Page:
A Higher Form of Cannibalism: Adventures in the Art and Politics of Biography
"We used to canonize our heroes," Oscar Wilde wrote. "The modern method is to vulgarize them. Cheap editions of great books may be delightful, but cheap editions of great men are absolutely detestable." Since Wilde's condemnation of modern biography, the genre would appear to have accelerated its descent into bad taste. As Carl Rollyson points out, writers as various as Rebecca West, Ted Hughes, and Joyce Carol Oates have deplored biographers' tendency to cut up lives and render the bloody data so as to make their subjects seem unhealthy, unwholesome, and unsound. Janet Malcolm has compared biographers to burglars; modern novels feature the biographer as grave robber and victimizer. Exactly when did biography take this turn for the worse? Inquiring into the history of the art, and examining his own practices as well as those of biographers from Samuel Johnson to Richard Ellmann, Jeffrey Meyers, and many others, Mr. Rollyson casts considerable doubt on the indictments handed down by Oates, Malcolm and Co. By its very nature, Mr. Rollyson argues, biography is a problematic and controversial genre. That contemporary critics believe it has gone astray only reveals their ignorance of history and their hostility to the biographical enterprise itself—an animosity born of a misguided modernism and a rejection of Enlightenment values. A Higher Form of Cannibalism? explores the nexus between scholarship and biography, and demonstrates how the similarities of method between Leon Edel and Kitty Kelley outweigh the differences. Viewed through the prism of biography, the scholarly and the popular may not be as clearly separated as people suppose.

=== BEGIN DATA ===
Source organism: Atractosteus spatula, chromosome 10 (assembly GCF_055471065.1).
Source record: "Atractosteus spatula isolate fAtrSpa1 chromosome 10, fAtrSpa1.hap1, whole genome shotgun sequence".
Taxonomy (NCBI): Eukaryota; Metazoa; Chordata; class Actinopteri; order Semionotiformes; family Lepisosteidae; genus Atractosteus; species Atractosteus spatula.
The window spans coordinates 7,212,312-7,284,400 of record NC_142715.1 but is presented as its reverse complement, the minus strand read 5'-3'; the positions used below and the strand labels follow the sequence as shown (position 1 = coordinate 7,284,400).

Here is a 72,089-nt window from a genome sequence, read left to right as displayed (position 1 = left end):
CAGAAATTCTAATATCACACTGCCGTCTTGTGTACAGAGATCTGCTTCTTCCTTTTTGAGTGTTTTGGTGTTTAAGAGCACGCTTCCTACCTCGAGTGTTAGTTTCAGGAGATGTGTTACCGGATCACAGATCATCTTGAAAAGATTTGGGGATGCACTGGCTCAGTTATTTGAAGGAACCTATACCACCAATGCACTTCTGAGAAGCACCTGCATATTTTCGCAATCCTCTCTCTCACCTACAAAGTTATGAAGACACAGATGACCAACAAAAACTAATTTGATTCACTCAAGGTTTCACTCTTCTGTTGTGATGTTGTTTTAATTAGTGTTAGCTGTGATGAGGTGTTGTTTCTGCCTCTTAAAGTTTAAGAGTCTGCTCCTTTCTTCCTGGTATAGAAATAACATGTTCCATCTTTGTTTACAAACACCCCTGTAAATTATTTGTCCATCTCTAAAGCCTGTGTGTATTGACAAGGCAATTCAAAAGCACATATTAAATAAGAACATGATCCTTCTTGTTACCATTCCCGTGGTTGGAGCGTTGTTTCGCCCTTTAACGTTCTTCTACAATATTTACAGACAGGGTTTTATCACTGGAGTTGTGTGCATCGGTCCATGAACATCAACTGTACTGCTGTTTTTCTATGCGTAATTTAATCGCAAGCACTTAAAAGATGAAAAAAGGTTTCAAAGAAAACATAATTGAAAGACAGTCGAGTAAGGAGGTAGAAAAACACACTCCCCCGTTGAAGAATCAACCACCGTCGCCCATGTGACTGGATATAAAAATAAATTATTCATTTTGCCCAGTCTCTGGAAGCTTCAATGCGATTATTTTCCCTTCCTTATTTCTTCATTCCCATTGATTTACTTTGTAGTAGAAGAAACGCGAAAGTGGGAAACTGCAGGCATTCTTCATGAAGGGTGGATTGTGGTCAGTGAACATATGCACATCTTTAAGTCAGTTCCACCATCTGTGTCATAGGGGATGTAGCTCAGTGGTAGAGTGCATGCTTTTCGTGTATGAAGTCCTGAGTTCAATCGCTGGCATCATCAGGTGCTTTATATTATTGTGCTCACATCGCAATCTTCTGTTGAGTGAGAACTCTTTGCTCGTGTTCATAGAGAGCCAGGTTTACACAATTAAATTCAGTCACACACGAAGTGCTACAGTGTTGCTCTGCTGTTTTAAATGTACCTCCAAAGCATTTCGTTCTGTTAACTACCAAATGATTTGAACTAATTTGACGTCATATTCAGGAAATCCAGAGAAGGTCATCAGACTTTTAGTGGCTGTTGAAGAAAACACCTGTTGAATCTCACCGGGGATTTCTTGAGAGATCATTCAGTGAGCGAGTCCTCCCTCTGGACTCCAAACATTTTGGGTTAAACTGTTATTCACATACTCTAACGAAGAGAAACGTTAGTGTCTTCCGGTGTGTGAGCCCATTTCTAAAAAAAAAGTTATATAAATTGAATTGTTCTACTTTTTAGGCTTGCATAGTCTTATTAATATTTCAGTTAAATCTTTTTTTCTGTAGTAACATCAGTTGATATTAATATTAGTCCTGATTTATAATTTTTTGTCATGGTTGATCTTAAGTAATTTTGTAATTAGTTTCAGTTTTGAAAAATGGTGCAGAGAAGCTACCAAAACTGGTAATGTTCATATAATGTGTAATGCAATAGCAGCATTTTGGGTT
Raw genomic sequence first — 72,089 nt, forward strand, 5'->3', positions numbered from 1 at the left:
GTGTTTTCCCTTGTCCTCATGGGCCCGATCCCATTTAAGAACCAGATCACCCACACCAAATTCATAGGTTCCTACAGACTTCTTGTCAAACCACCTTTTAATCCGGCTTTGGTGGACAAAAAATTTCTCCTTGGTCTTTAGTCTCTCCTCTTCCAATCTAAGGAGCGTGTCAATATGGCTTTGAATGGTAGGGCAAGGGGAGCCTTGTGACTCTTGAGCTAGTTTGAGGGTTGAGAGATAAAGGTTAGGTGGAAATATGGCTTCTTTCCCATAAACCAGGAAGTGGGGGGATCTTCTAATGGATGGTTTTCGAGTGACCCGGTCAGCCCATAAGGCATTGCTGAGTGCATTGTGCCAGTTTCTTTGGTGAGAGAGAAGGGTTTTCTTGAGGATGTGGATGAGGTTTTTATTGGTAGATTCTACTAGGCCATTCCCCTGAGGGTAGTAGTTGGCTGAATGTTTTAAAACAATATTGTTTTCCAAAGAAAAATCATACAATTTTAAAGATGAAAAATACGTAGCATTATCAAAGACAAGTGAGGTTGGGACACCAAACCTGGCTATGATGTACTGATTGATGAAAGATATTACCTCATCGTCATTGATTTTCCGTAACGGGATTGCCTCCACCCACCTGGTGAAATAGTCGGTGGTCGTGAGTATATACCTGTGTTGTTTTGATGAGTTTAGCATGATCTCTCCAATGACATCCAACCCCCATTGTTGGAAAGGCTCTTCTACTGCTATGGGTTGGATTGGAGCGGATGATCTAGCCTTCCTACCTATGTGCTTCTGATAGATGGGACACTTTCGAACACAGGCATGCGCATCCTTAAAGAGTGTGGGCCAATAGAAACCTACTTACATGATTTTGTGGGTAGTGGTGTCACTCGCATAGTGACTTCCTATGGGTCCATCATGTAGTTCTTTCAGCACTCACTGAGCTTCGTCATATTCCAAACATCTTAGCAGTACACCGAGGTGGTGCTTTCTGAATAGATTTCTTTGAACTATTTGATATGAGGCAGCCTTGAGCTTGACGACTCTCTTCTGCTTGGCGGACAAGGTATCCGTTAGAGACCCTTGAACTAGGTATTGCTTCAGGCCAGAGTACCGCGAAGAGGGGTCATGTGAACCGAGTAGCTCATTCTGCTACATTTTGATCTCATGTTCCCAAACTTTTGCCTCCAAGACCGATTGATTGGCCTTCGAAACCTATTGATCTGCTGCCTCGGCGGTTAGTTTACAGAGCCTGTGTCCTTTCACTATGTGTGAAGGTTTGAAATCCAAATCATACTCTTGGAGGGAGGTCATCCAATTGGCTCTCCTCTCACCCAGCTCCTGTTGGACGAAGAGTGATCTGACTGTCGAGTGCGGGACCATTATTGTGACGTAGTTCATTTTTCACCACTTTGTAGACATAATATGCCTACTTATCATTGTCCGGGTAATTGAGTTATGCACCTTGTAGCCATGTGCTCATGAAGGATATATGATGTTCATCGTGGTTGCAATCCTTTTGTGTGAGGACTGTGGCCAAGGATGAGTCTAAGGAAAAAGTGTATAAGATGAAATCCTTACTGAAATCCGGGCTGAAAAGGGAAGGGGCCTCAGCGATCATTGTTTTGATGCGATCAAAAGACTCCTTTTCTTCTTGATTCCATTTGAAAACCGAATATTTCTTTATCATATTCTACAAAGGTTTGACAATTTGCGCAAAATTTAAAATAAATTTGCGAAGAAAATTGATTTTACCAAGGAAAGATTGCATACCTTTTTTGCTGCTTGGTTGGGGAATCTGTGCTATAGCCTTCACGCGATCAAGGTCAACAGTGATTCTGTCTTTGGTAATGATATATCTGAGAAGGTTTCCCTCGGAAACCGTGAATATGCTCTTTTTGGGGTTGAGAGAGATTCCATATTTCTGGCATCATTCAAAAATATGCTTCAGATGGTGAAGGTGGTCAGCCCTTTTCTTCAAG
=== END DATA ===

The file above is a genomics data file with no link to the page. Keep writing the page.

A candid and revealing account, by an expert in the minefield of the biographer’s contentious work. I’ve been writing lives for thirty years and learned a lot from it.-- Jeffrey Meyers, author of biographies of F. Scott Fitzgerald, Ernest Hemingway, Humphrey Bogart, John Huston, and many others.
Carl Rollyson is not only the author of several accomplished biographies of major American cultural figures, he is also a discerning critic of the art of life writing. These witty and wise essays help explain some of the reasons we find biographies such compelling and engaging reading, especially in the area of conflict between the interests of the biographer and the rights of the resistant subject. Boswell would be delighted.-- M. Thomas Inge, Blackwell Professor of Humanities, Randolph Macon College
A first rate and successful biographer himself, Carl Rollyson here takes us along on an audacious and daring tour...of the art and craft of biography, past and present (and always bravely personal).... Bright, witty, persuasive, this is a book worthy of our best attention.-- George Garrett, renowned novelist, poet, and critic
Speaking as a biographer, I wish Carl Rollyson had shown a touch more restraint when exposing certain details about our profession. But as a reader… Oh, dear, I must confess to lapping up every single one of his stories and wanting more. ...A witty, informative, and hugely entertaining book that is chock-full of food for thought, especially if one happens to be a biographer.-- Marion Meade, author of Dorothy Parker: What Fresh Hell Is This? and Lonely Hearts: The Screwball World of Nathanael West and Eileen McKenney
This book does an excellent job of illuminating the process and criticism of this popular form of writing.
-- (Peter Terry Foreword Reviews
Carl Rollyson...is in the perfect position to provide an insider's perspective on the subject he knows best.
The greatest virtue of A Higher Form of Cannibalism...is in its honesty.-- Martin Simpson Salem Press Online
Rollyson’s discussion of writing and evaluating biography is revealing and stimulating, making this a good read.-- J.J. Benardete, New School University, CHOICE
The book is so uninhibited...that most readers will find plenty to...admire. -- Mark A. Heberle Claremont Review Of Books >